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The Clamped Vegetables

After a sleepy winter hibernation underground protected from the snow and frosts, some of our beetroot, turnips and parsnips have been transformed by Idle Rocks Head Chef, Guy Owen into a seasonal ‘Heligan’s Garden’ dish. This is all part of a unique collaboration Heligan has with the Idle Rocks Hotel, to celebrate great Cornish Food. These vegetables have been brought back to life and Guy has created a mouth wateringly beautiful dish, that emanates garden freshness.After a sleepy winter hibernation underground protected from the snow and frosts, some of our beetroot, turnips and parsnips have been transformed by Idle Rocks Head Chef, Guy Owen into a seasonal ‘Heligan’s Garden’ dish. This is all part of a unique collaboration Heligan has with the Idle Rocks Hotel, to celebrate great Cornish Food. These vegetables have been brought back to life and Guy has created a mouth wateringly beautiful dish, that emanates garden freshness.

A selection of our autumn harvested beetroot, turnips and parsnips were stored over winter in a traditional clamp in the Kitchen Garden. Clamping sees crops being buried into straw filled pits and covered in dry soil, this is so they can keep for a longer period and still be eaten in a few months’ time. Once harvest is over, storage of that harvest is key, especially for a working garden providing produce to the kitchens, or 100 years ago, to the main house.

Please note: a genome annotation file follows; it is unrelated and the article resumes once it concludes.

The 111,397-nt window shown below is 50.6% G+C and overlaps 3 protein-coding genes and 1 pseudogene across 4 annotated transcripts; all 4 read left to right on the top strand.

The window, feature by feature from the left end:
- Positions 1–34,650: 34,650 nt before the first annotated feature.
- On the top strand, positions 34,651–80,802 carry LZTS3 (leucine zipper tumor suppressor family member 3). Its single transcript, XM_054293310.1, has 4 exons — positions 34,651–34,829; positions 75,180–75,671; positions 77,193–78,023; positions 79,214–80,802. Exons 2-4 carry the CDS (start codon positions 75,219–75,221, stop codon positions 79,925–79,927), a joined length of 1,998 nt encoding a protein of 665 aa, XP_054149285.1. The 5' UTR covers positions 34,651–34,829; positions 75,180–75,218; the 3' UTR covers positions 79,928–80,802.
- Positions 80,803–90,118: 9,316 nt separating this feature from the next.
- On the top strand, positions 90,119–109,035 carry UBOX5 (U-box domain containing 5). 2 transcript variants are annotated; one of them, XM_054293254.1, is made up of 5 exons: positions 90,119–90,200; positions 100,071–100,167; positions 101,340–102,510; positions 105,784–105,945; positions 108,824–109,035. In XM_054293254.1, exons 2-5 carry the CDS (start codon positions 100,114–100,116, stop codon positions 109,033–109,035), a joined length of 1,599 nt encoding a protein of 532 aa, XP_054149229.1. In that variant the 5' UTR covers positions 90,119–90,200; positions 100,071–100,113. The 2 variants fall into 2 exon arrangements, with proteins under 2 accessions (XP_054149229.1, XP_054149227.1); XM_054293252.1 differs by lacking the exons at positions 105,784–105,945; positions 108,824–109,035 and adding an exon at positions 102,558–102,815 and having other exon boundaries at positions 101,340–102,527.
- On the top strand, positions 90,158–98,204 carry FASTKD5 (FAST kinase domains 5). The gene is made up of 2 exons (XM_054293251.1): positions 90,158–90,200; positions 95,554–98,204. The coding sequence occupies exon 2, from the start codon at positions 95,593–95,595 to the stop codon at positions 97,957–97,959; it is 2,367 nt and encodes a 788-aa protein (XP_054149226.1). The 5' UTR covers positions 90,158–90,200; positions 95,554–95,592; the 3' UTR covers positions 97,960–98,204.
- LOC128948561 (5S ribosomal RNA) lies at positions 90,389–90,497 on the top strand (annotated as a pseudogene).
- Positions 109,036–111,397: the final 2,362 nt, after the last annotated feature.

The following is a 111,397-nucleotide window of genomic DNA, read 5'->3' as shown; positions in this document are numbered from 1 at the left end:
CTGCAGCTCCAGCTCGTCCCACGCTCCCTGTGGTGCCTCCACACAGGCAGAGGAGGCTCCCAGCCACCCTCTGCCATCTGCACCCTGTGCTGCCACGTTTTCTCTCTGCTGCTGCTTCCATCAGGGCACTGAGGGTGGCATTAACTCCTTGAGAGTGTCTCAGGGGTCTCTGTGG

Here at Heligan, we pride ourselves on the use of traditional practices, be that on the farm and the way we rear our animals or the way we garden and grow our crops. It is great to see another successful round of clamped crops making their way from soil to plate for many people to enjoy.

To re-create this dish at home, simply follow Guy’s recipe below or better still, pop to the Idle rocks and treat yourself to a luxury Cornish lunch.

 

Recipe

 

Recipe for Heligan’s Garden. Feeds 4

8 x clamped beetroots

3 x clamped parsnips

5 x clamped turnips

200g parsley

200g spinach

Milk

Butter

1 x Granny smith apple

Red vein sorrel

Edible flowers

Thyme

Salt

Chopped mix herbs

Cornish rapeseed oil

 

Method

 

Begin with prepping the clamped vegetables. Firstly, ensure that all sand and any soil is completely washed off the vegetables. The start with the parsnips and turnips (it is always better to start with the white vegetables first as when prepping beetroot, the red juices can stain the other vegetables).

 

Parsnips first. Peel the parsnips and discard the skins to the compost heap. Then continue to peel the parsnips so you have long ribbons of parsnips. Take these and gently deep fry them at around 150 degrees, until they go golden brown and create lovely crisps. Reserve to one side until you come to dress the dish.